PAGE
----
Perry: Khizr Khan shouldn't have expected 'free ride'
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The father of a fallen Muslim-American soldier should not have expected a “free ride” after criticizing Donald TrumpDonald John TrumpCensus Bureau spends millions on ad campaign to mitigate fears on excluded citizenship question Bloomberg campaign: Primary is two-way race with Sanders Democratic senator meets with Iranian foreign minister MORE at the Democratic National Convention, former Texas Gov. Rick Perry said Tuesday. 

Perry said Trump had a right to push back at Khizr Khan, who in a dramatic moment at the convention pulled out a pocket-sized version of the Constitution to illustrate his argument that the Republican nominee lacked understanding of the nation’s founding principles.

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“Mr. Khan is the one who went out and struck the first blow,” Perry said on CNN's "The Lead with Jake Tapper" Tuesday. “In a campaign, if you are going to go out and think you can take a shot and somebody and not have incoming coming back at you, shame on you.”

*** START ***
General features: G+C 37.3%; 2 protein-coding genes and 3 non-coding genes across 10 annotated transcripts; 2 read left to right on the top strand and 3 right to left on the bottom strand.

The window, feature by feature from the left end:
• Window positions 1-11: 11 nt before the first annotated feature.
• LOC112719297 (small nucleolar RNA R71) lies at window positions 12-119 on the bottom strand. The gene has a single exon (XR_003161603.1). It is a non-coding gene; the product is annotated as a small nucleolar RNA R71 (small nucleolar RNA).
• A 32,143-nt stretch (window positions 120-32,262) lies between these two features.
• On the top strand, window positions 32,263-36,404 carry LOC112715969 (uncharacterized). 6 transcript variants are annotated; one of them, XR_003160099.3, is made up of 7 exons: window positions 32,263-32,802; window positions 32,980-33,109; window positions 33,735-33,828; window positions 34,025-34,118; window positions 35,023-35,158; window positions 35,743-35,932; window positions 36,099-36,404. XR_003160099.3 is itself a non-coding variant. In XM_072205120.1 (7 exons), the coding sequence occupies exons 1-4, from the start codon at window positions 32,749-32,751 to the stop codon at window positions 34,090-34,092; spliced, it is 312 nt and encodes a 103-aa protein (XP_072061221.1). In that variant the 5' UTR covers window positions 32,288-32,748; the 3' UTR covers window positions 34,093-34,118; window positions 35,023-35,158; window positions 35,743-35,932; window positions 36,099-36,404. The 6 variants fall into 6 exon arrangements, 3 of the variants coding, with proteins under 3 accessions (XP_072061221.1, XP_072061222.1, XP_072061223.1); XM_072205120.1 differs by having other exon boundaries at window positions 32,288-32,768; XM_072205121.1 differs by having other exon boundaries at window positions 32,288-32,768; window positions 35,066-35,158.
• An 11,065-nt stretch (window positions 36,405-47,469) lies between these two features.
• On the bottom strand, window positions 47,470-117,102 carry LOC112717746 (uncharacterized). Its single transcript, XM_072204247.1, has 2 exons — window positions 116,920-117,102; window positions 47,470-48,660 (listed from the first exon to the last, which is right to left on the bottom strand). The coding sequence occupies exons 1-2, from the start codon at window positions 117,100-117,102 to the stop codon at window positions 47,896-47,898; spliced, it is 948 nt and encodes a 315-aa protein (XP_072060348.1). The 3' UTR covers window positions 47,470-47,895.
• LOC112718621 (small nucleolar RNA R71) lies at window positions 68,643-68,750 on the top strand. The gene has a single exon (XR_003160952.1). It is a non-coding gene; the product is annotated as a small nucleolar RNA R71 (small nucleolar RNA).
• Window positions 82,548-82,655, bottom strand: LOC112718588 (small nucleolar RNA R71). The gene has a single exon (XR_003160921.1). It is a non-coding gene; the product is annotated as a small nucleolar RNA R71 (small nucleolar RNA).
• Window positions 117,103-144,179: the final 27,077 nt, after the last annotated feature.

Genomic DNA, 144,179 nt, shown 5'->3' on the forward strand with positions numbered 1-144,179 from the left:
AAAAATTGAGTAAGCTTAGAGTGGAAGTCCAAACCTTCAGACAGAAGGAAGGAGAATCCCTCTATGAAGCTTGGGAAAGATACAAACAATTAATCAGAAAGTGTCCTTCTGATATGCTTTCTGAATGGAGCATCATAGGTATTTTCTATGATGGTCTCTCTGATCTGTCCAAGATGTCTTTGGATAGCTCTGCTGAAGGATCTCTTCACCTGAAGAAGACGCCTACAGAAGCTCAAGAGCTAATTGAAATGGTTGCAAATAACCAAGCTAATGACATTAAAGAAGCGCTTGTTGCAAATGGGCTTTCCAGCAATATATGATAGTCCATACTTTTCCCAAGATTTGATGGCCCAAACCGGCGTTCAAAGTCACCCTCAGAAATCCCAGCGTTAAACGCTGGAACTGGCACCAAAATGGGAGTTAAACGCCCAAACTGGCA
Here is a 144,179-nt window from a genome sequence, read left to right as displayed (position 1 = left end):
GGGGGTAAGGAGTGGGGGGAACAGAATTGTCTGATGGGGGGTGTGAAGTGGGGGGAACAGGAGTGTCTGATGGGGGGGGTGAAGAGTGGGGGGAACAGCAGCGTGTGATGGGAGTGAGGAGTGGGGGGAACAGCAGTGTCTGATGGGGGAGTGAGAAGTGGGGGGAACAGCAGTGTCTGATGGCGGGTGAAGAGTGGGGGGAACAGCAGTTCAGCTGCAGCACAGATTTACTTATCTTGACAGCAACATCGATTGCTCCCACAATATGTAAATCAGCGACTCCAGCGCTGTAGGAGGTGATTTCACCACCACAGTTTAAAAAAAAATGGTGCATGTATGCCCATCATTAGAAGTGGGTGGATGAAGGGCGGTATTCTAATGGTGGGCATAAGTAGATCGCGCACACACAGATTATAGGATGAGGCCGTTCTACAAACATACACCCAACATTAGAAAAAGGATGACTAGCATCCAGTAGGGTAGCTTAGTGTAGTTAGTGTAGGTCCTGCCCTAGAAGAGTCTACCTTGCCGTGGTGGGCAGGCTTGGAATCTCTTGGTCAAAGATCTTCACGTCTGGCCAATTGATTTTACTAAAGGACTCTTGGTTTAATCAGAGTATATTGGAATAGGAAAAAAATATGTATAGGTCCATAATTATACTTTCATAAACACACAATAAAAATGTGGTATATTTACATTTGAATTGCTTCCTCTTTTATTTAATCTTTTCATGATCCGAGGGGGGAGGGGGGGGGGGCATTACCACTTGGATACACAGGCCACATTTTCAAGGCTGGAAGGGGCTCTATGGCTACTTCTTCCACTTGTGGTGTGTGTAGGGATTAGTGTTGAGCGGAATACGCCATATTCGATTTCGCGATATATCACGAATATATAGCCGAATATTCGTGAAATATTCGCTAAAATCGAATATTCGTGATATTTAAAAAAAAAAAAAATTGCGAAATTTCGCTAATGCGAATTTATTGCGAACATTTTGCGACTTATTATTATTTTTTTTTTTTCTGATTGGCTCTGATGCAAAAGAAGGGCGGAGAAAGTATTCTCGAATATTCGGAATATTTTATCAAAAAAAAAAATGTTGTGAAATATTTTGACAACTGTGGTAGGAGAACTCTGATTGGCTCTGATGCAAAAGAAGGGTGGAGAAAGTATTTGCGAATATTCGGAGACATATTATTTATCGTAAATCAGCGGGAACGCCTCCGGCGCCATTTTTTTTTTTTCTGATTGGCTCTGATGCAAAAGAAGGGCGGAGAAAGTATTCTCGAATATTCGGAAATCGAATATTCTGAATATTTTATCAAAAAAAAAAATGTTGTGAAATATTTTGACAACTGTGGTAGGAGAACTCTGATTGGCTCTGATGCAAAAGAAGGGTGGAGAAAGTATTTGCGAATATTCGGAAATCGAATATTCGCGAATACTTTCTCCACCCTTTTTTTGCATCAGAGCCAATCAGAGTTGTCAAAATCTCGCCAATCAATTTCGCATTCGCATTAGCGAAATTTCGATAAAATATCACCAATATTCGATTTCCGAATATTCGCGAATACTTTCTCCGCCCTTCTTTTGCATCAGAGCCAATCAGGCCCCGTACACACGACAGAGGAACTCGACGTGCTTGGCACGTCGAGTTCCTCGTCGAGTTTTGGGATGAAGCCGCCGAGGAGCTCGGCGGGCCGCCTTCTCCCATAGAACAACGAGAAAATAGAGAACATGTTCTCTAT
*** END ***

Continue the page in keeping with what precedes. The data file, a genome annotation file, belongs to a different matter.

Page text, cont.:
Perry, a veteran himself, went on to praise Gold Star families, the term for those who lost a family member in military combat. But he said Democrats opened Khan up to criticism by putting him in a political role. 

“I think the Democrats used him in a way, quite frankly, I'm not sure I approve of. We love our veterans, we love our Gold Star families, but the fact of the matter is Mr. Khan politically used his time on the stage to go after Donald Trump," he said.  

“Why in the world he thought he was going to get a free ride with that is beyond me. He shouldn't get a free ride when he's going to inject himself in the political arena.” 

Days after Khan’s appearance at the convention, Trump questioned why Khan’s wife didn’t speak. The billionaire businessman later in the context of sacrifices the Khan family has made to the country discussed jobs he had created through his construction projects. 

Trump’s comments were widely panned by political figures in both parties, and have been blamed in part for his fall in national and battleground state polls.

Perry had previously been a vocal critic of Trump during the GOP primary, going as far to cast him as a “cancer on conservatism.” But he's softened his tone over the past few months, and endorsed Trump in May.